By the 1940s, USC African-American graduates were being appointed to judgeships and serving as Los Angeles city attorneys. In 1943, African-American alumni established the John M. Langston Bar Association in reaction to the racism of other bar associations.

A USC Gould alumnus became the nation's first Armenian-American federal judge, while another became the first woman and first African-American to serve as district attorney for Los Angeles County, the largest local prosecutorial office in the nation.

Innovator in Legal Education

USC Gould pioneered the concepts of public interest, experiential and interdisciplinary legal education. The first modern legal aid program was founded out of a USC Gould clinic, while the school initiated a nationwide shift by introducing an interdisciplinary curriculum to the study of law.

In 1929, we established the Legal Clinic at USC, in which students gained hands-on training in the delivery of legal services to the poor. It served as a model for other law schools across the country in both experiential learning and public interest programs. By the time the clinic became the Legal Aid Foundation of Los Angeles in 1937, USC Gould students and faculty had assisted more than 19,000 clients representing dozens of countries. Thirty years later, in 1967, USC Gould housed what would become California's oldest and largest legal services support center — the Western Center on Law and Poverty.

In 1965, with the groundbreaking course Law, Language and Ethics, USC Gould became the first to incorporate an interdisciplinary curriculum into legal studies. The school would soon add concepts from psychology, politics, medicine, economics, history and other fields. This launched a new, nationwide paradigm regarding how lawyers are trained.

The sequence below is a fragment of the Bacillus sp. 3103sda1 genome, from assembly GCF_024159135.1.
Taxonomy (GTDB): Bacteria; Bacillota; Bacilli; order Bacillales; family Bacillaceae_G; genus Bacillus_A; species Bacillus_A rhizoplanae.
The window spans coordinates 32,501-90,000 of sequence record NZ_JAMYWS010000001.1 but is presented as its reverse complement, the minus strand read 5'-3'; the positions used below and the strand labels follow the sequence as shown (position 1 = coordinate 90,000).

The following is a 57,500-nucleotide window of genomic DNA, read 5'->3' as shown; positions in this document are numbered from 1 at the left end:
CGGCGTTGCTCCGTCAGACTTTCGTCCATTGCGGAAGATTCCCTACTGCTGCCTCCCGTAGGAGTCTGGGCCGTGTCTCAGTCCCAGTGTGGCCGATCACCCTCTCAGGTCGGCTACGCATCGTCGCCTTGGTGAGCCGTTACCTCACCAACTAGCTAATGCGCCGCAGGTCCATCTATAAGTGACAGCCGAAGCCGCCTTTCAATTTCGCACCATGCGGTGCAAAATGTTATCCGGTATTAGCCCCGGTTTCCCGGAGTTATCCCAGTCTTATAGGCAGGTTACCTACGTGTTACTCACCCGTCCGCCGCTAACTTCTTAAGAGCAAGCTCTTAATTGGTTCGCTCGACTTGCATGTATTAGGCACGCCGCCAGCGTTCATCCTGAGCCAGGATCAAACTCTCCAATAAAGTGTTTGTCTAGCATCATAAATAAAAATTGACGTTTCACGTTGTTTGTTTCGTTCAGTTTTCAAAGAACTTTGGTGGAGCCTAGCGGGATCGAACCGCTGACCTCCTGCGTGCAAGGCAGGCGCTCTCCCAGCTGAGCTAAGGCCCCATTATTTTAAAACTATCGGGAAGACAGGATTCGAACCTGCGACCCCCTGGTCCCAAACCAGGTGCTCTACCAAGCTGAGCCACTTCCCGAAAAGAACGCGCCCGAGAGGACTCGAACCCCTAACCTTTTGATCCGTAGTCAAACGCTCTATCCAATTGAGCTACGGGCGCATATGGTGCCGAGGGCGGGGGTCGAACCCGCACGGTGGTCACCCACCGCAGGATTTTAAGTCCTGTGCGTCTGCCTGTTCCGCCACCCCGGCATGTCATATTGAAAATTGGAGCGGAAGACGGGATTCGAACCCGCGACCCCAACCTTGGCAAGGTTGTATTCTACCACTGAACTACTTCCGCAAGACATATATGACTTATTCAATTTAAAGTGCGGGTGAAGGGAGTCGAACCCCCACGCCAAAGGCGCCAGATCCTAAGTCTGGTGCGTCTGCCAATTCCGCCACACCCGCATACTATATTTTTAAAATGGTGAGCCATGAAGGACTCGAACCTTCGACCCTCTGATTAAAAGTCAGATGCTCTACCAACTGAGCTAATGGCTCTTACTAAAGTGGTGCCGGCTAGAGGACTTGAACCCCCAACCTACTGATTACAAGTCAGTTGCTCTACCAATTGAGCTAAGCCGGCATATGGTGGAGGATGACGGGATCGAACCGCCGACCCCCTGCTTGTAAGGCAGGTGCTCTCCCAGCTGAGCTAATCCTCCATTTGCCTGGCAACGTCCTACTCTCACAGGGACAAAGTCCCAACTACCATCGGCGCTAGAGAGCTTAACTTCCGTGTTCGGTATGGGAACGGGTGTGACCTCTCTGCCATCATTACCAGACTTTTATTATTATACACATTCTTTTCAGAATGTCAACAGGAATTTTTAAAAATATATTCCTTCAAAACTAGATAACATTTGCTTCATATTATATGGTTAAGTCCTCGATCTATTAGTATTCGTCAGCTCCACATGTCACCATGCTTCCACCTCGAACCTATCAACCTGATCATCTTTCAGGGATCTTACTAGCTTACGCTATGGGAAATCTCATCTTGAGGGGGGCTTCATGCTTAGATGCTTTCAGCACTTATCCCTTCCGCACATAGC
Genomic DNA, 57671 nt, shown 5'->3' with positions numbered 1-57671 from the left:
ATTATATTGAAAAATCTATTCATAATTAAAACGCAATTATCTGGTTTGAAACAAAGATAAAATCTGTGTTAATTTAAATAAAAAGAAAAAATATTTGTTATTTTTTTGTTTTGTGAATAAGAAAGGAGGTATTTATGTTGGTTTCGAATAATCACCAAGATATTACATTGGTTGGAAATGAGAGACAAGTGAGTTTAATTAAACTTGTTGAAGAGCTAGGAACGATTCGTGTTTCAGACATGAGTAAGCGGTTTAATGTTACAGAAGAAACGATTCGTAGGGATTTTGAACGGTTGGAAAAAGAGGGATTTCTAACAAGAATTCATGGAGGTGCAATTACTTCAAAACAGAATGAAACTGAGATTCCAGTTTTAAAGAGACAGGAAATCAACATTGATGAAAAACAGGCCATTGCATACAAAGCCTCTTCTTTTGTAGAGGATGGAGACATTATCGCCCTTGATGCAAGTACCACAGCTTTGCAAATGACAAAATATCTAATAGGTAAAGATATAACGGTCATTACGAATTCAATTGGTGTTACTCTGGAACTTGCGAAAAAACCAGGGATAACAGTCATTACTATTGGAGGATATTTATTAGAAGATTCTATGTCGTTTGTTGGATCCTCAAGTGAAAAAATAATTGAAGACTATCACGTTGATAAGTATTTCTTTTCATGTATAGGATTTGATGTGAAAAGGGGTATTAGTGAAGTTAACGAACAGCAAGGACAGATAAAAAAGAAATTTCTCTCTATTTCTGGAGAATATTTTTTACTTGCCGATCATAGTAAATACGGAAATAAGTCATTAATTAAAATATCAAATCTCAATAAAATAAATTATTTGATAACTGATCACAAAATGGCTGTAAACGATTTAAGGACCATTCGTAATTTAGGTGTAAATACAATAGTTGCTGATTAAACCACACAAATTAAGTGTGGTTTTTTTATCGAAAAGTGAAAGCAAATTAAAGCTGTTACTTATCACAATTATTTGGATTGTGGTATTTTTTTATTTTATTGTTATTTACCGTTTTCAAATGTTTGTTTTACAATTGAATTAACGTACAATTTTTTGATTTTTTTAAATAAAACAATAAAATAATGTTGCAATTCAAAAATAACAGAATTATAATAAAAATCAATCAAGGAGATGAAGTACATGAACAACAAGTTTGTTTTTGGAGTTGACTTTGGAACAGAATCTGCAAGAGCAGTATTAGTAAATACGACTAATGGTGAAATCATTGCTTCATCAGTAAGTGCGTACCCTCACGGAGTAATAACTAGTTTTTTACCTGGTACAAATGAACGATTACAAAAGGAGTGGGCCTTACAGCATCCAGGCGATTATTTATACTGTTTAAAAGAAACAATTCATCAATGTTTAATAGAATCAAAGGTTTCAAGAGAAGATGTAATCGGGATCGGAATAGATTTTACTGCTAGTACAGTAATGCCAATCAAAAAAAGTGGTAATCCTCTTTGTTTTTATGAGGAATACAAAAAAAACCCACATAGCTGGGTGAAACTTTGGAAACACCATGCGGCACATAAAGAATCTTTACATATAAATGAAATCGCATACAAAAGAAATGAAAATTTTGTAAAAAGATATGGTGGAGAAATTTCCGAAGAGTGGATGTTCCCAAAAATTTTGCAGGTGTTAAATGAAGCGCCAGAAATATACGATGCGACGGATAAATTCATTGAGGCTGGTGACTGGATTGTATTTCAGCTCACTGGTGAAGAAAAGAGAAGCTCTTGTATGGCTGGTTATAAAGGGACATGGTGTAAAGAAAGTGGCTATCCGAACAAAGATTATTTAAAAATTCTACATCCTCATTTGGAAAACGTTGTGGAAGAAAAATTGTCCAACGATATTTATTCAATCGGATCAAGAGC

In other educational innovations, USC Gould was the second top-20 law school to introduce an online LLM degree and the first to offer a graduate certificate in business law.

Influential Alumni

USC Gould alumni are partners in the world's largest law firms, head major international companies, and serve leadership roles in government and public service organizations. Graduates have become governors, U.S. senators and Congressmen, and mayors of cities large and small.

Nearly 500 of our alumni have served as state or federal judges, including the first African-American judge west of Chicago, the earliest Latinos on the bench, and the first Asian judge and first female judge in Southern California. By the late 1980s, USC Gould graduates dominated the California Supreme Court, holding four of the seven positions.

The Gould Heritage

The law school is named in honor of the Gould family. Judge James Gould was a noted legal scholar and one of the teachers and proprietors of Litchfield Law School, the first law school in the United States. His descendant Charles Winthrop Gould, a distinguished New York lawyer, bequeathed the family estate to his nephew, Col. John W. Barnes, who earned his LLB in 1927 and his LLM in 1929, both at USC. When Barnes died in the mid-1940s, he left the Gould estate in trust to the university. The full gift came in the mid-1960s, when USC Law became USC Gould School of Law.